Tilting and Flexing of the Earth's Crust in the Central Andes: Results of a GPS survey of shorelines of Paleolake Minchin

Bruce G. Bills, Geodynamics Branch, Code 921

topography of the Central Andes represented in color

The topography of the Central Andes is represented in color. The sites at which shoreline height measurements were made are indicated by black dots. The inferred pattern of net vertical motion (rebound plus tilting) is indicated by white contours.

Figure available as PostScript (544k) or GIF (175k)

Paleolimnology is the study of ancient lakes. A burgeoning sub-discipline of this field might be entitled limneotectonics, or the study of deformations of the solid earth as recorded in the shorelines and sediments of lakes. The shorelines of paleolakes provide the unusual combination of unambiguous records of both climatic change and tectonic motions. Changes in the surface area of a closed-basin lake provide direct evidence of climatic change. Departures from horizontality of the shorelines of a lake provide evidence of vertical crustal motions. Together, these disparate types of evidence can be used to establish constraints on the rates and processes responsible for changes above and below the surface of the Earth.

Lakes which occupy hydrologically closed drainage basins respond very sensitively to climatic change. An increase in precipitation or a decrease in evaporation will cause the surface area of the lake to increase until hydrologic balance is re-established. The Altiplano of Bolivia is presently a cold high desert, but at elevations below 3800 m the landscape is dominated by coast geomorphic features. During colder and/or wetter episodes in the past, the hydrologically closed basins of the Altiplano have contained substantial lakes. The largest of these was Lake Minchin, which extended 200 km E-W and 400 km N-S, and attained a depth of 140 m. It was thus roughly comparable in size to the present Lake Michigan.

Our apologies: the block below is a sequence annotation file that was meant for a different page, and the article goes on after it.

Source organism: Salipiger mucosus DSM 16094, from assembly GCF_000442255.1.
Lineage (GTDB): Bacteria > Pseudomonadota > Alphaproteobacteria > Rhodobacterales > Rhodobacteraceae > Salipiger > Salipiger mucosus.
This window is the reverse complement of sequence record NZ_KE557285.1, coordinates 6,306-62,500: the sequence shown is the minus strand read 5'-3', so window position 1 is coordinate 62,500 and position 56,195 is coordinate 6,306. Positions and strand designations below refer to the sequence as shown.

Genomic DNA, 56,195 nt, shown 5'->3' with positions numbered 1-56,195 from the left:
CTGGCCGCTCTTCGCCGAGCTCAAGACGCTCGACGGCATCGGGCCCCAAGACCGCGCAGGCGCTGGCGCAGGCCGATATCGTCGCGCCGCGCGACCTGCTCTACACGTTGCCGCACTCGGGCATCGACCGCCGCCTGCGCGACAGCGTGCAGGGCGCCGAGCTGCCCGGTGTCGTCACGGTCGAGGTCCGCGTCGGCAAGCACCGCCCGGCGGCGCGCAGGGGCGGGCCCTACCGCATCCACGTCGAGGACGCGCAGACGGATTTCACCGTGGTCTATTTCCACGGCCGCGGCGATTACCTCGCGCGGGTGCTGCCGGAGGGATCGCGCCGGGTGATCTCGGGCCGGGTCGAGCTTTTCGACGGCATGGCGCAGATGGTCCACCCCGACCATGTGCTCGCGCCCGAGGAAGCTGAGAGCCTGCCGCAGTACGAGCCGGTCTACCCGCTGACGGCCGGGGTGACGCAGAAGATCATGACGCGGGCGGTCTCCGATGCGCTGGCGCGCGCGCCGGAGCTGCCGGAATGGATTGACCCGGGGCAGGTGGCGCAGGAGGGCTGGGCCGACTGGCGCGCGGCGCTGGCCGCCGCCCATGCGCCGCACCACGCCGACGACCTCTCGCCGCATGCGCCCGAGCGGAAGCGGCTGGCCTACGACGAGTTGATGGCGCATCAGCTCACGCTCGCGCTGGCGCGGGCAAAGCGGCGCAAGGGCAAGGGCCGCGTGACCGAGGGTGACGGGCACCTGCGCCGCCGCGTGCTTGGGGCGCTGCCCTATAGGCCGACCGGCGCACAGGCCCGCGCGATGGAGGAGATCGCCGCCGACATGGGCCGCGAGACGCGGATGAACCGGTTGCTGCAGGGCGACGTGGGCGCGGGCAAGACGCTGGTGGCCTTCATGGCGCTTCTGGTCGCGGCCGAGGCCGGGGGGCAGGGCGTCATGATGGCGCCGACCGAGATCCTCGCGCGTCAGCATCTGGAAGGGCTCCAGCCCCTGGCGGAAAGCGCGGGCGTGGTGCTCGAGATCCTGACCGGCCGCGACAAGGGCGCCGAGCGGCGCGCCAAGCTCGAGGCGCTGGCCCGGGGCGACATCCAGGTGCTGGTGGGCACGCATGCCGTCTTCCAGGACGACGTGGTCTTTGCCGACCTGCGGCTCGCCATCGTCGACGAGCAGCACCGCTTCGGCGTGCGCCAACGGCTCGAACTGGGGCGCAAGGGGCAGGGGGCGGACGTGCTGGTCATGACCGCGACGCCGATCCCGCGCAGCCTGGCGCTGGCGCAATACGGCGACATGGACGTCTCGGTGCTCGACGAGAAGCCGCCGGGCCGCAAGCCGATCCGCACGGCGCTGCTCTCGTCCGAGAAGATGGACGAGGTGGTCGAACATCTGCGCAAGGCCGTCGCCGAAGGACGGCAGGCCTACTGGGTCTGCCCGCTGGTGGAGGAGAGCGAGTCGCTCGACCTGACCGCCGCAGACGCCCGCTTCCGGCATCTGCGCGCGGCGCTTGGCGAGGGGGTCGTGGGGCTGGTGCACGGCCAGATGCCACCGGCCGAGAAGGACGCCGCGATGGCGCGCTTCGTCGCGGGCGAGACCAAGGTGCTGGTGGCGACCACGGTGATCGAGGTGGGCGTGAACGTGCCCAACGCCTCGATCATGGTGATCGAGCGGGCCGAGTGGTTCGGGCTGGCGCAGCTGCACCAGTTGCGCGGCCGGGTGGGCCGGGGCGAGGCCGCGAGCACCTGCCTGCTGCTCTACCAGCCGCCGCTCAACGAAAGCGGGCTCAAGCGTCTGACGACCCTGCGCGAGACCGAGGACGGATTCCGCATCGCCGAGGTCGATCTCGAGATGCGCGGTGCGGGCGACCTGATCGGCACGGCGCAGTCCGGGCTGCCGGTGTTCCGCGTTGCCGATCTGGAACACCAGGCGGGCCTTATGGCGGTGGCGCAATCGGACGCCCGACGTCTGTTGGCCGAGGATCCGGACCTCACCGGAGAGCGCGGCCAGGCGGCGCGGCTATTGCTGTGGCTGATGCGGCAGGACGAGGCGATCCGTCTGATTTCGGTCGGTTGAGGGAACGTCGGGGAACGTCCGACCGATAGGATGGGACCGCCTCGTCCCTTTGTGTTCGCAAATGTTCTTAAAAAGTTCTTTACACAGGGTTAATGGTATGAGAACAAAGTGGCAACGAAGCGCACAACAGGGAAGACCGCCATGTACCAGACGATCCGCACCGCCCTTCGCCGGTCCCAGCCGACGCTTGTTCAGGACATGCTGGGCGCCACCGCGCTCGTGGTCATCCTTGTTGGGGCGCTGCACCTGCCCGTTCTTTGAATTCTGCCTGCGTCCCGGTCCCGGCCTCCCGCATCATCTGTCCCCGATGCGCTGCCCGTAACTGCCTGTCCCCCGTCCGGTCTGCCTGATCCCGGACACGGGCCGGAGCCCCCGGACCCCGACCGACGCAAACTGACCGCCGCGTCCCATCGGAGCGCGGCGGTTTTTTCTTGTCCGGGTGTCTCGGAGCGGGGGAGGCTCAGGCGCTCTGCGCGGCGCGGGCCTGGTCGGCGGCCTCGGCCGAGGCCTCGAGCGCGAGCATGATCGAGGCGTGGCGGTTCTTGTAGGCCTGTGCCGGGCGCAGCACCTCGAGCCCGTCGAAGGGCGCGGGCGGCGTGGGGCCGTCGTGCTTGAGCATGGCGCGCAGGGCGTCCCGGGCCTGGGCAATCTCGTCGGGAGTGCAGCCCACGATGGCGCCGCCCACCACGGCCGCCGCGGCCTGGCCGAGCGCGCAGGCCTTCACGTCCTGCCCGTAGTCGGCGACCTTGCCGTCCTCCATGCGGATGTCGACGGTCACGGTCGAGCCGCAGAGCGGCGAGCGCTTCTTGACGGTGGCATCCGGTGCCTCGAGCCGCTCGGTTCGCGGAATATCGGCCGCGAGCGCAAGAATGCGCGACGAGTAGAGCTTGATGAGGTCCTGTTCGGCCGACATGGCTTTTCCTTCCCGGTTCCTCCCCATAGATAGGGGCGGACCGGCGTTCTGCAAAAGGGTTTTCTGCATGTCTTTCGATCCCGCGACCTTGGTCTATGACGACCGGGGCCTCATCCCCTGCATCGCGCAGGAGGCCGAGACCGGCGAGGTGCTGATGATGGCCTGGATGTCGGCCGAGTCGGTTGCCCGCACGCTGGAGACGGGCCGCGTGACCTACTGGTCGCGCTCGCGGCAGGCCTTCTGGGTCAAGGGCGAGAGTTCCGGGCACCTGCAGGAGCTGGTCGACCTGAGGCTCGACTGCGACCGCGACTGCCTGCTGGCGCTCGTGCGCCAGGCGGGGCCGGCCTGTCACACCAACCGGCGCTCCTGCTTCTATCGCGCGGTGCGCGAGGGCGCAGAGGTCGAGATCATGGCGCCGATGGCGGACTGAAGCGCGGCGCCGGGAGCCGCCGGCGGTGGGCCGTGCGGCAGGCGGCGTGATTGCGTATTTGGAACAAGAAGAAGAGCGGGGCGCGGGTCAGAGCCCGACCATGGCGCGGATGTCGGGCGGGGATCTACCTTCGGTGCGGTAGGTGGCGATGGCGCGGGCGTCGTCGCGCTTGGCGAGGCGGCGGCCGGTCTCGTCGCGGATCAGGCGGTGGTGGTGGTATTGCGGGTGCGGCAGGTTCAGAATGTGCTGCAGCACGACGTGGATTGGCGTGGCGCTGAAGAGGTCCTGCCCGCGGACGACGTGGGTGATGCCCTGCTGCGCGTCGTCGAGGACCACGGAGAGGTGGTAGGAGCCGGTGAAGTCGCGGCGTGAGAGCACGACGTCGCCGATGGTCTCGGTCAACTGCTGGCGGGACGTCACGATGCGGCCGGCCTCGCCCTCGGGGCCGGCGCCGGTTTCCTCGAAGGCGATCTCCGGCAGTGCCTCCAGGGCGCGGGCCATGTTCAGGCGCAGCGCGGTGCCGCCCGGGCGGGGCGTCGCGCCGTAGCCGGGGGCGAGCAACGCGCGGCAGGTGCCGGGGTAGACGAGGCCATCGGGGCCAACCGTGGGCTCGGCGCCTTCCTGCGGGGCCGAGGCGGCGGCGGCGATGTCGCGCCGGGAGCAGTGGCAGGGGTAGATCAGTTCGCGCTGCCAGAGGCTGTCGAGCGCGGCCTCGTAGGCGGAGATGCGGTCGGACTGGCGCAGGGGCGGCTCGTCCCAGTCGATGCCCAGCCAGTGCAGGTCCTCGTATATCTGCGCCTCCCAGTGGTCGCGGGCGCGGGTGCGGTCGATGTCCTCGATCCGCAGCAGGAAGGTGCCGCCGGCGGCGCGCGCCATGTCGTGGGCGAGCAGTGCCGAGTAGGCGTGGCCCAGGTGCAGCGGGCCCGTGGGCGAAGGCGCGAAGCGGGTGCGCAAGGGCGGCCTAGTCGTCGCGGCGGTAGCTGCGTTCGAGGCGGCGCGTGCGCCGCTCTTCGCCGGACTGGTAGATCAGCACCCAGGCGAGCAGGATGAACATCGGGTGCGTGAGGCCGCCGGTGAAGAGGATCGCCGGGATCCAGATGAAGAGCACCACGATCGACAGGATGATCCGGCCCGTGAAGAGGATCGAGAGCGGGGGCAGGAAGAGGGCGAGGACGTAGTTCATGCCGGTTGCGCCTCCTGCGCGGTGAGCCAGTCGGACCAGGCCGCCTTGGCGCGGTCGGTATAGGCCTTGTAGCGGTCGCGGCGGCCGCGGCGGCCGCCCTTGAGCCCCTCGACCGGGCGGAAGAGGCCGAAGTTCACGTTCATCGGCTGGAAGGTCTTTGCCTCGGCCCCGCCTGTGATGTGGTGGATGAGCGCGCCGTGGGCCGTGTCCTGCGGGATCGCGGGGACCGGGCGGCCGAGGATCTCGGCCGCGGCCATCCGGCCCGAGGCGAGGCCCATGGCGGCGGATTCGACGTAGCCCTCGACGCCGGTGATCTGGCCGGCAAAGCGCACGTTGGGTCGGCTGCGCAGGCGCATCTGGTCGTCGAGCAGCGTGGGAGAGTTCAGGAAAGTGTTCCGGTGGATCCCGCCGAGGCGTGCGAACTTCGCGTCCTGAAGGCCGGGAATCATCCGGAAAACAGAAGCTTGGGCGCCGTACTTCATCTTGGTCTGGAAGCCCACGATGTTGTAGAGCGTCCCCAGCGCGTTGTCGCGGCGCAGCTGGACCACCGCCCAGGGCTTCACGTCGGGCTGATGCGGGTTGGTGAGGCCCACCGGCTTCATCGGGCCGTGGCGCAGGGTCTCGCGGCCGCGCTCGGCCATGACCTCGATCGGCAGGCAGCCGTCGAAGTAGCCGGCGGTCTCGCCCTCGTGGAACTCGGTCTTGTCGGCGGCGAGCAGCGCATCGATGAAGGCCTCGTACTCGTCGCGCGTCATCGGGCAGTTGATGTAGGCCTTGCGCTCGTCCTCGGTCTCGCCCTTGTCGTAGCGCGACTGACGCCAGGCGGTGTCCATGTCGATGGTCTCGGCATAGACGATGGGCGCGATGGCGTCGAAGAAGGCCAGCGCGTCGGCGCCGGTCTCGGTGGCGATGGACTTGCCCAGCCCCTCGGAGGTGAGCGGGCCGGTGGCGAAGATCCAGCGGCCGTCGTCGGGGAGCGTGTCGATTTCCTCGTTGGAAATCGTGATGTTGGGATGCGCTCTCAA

The sediments and shoreline deposits of Lake Minchin preserve a valuable, but largely untapped record of tropical climatic change. The present climate of the Altiplano represents a region of extremely high precipitation gradients. The western flank of the basin is part of the hyper-arid Peruvian coast desert, with precipitation rates < 100 mm/year. The eastern flank of the basin abuts the Amazon rainforest, with precipitation rates > 1500 mm/year. The potential evaporation rates are less variable, averaging 1400 mm/year. It is clear that even minor lateral shifts in the precipitation zones would produce major shifts in the hydrologic balance. To attain the highest level of Lake Minchin would require an increase in the basin-average precipitation of roughly 300 mm/year. Recent work on this problem by a group lead by Bruce Bills (921) has established that the highest shoreline was formed roughly 17,000 years ago.

As the lake fluctuates in depth, it forms erosional and depostional shorelines which record the positions of the lake surface at various epochs. Each of these shorelines are formed on a horizontal (geoidal) surface. Present departures from horizontality are thus a measure of accumulated net vertical motion since the shoreline formed. For sufficiently large lakes, the crustal load of the water itself is adequate to produce tens of meters of vertical deflection of the crust. The actual amount and spatial pattern of deflection depends on the geometry of the imposed load (which is well known) and on the long-term strength of the sub-strate (which is almost completely unknown). Thus, examination of the spatio-temporal pattern of shoreline deformation provides an opportunity to determine the viscosity of the crust and upper mantle. This approach has been applied for over a century in a few selected locations, but has never before been attempted in the Central Andes.